Terminal World by Alastair Reynolds

Terminal World by Alastair Reynolds
Terminal World by Alastair Reynolds

The novel “Terminal World” by Alastair Reynolds was published for the first time in 2010.

Quillon is an angel modified to survive at the lower levels of the building called Spearpoint, where energy states don’t allow his people to live. His life is now among common human beings but after years of working as a pathologist a dying angel is brought to him who tells him that a faction of their people wants to find him.

Confident that the angels don’t want anything good for him, Quillon turns to Fray, the only human who knows his secret and who helped for his cover thanks to the number of contacts and services not exactly legal he manages. Fray explains to him that his only hope is to get away and gets him the services of Meroka, a specialist in that type of missions. During the escape, they come across Kalis, a woman with a strange daughter, Nimcha, shortly after a violent change of zones with different energy states.

Alastair Reynolds is best known as a space opera writer but with “Terminal World” he created a fictional universe that mixes other science fiction sub-genres. The beginning is full of mysteries because Quillon’s story begins in a gigantic building in which a whole population of humans lives and, at its highest levels, there are posthumans called angels.

Through a number of references and details placed here and there, the readers discover the various zones, where different energy states allow different levels of technology and in some ways of biological life as well. Nobody understands the nature of the zones nor the reasons why sometimes there can be “storms” that modify them and the one at the beginning of the novel is particularly violent.

Slowly, more details are revealed about Quillon, the angels and the world outside Spearpoint, a sort of post-apocalyptic land where various factions fight to control the scarce resources. The setting in zones where the working technology is medium-low level gives “Terminal World” a steampunk flavor that includes cyborgs of various types not quite conventional.

There are the underlying mysteries about that world and what happened to bring out that kind of civilization and especially the zones with different energy states that are not fixed and whose movements can be very dangerous. In the course of the novel references to the past are given, but they’re often legends dating back to millennia in which it’s difficult to separate facts from distortions. The ancient knowledge has been forgotten so nothing about that world is certain.

The violent zone storm that occurs shortly after the start of Quillon’s escape starts a time of crisis, also because it occurs during a period of climate change outside Spearpoint. Again, no one understands what’s happening and it’s not clear what the angels know because to carry out his mission Quillon was implanted false memories over his own.

In this situation, Quillon is mostly a catalyst, meaning that in the course of the novel he meets a numbero of people who are crucial to offer a hope for a better future. In his life as a common human, Quillon has been a doctor and always tries to save people in need but he’s not a hero and often finds himself in the right place at the right time by pure coincidence.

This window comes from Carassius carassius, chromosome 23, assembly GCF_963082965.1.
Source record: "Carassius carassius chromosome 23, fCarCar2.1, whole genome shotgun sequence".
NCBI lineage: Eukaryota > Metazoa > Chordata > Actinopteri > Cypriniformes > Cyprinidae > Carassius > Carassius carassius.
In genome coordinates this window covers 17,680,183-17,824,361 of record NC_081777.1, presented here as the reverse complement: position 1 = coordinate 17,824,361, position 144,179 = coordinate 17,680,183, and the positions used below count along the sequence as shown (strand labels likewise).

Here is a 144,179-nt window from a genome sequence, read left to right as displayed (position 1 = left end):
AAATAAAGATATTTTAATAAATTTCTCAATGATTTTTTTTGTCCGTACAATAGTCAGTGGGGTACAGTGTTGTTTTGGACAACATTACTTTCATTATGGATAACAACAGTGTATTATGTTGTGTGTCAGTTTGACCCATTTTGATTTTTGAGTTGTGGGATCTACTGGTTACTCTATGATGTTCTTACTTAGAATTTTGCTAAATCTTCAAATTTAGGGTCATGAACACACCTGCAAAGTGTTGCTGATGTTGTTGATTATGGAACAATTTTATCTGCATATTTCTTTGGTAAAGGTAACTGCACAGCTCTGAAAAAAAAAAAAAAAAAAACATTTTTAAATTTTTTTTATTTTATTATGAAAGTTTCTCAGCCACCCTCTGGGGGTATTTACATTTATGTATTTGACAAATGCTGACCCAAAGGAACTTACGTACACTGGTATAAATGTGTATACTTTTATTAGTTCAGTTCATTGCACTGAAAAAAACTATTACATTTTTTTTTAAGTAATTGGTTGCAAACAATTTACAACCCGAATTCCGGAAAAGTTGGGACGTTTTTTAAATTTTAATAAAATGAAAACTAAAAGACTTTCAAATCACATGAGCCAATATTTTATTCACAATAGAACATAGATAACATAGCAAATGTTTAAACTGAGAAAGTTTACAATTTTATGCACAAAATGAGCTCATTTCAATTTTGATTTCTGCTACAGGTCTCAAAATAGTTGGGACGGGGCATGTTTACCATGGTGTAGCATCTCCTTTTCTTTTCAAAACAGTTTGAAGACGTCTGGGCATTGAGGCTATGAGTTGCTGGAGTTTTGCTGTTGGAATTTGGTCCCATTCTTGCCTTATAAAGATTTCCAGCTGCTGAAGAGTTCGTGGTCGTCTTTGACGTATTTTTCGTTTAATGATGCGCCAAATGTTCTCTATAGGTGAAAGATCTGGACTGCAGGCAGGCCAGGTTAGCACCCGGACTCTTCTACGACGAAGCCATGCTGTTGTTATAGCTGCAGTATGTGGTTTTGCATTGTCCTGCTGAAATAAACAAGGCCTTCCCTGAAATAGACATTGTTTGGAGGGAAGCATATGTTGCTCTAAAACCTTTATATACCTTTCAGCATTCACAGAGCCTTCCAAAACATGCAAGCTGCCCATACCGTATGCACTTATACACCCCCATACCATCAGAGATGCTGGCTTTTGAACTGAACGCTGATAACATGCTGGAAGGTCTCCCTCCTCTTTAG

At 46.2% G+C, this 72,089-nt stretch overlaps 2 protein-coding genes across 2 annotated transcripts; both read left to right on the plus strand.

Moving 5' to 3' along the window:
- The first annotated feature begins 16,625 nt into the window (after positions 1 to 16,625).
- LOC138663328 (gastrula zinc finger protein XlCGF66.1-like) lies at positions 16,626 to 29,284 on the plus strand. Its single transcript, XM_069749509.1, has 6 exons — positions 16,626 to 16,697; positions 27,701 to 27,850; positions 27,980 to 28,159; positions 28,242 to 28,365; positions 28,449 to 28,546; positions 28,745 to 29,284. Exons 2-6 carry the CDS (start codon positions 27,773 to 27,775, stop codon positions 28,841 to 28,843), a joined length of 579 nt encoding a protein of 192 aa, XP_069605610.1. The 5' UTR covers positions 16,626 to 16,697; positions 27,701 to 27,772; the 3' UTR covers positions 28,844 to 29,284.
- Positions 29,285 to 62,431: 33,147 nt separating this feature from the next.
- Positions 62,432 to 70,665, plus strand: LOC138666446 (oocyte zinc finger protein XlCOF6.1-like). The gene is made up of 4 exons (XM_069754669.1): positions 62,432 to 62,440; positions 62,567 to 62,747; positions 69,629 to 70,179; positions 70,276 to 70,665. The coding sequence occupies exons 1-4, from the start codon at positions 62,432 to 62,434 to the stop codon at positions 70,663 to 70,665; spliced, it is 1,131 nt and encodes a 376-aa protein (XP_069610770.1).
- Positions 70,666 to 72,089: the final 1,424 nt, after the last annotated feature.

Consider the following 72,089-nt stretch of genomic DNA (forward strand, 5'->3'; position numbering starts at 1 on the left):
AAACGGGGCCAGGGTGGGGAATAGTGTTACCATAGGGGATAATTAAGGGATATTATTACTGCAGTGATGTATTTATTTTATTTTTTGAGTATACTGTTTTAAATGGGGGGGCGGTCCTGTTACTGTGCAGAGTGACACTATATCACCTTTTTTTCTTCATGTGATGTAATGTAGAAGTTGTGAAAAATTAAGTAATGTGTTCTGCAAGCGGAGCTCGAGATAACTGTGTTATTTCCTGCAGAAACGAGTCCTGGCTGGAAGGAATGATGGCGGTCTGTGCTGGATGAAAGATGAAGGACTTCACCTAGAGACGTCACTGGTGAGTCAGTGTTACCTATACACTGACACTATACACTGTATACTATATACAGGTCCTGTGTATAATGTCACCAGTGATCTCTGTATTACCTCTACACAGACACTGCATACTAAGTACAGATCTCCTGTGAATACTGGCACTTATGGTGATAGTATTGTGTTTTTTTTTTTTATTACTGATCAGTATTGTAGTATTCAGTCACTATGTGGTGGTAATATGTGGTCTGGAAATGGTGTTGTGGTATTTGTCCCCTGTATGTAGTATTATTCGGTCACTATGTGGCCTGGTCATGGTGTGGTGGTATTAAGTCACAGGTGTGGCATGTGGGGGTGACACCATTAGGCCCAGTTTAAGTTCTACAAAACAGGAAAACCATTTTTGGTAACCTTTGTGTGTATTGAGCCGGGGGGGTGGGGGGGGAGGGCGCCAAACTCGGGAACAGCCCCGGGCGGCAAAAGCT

In my opinion, the most interesting character of “Terminal World” is Ricasso, the leader of a group of airship captains called the Swarm who represents an important force to maintain order in a large area outside Spearpoint. He’s in some ways similar to some Renaissance monarchs who were interested in the culture of the past and at the same time financed artists, philosophers and inventors of their time.

The presence of Ricasso is crucial also to develop various themes related to politics and society in that post-apocalyptic environment. There’s not only a contrast between order and chaos but also a discussion about the possible forms of order. It’s not the novel’s main theme but it allows a development of the story beyond the simple adventure.

It’s important to know that at the end of “Terminal World” not everything is explained about the world in which it’s set, on the contrary there are only some partial revelations and many things remain without explanation. Various details about that world seem contradictory and this may be due to the very limited and confused knowledge of their past those future humans have with the consequence of creating further doubts.

This choice may be a problem for some readers and Alastair Reynolds stated that he does’t plan to write a sequel to “Terminal World” to offer further clarification. On his blog he published three fragments cut during the novel’s editing concerning Quillon’s life.

Personally I prefer Alastair Reynolds’ space operas but “Terminal World”, after a start that was a little difficult, seemed to me a good novel with a lot of action in a plot that’s more than an adventure. For this reason, if you’re intrigued by its premises, I recommend reading it.

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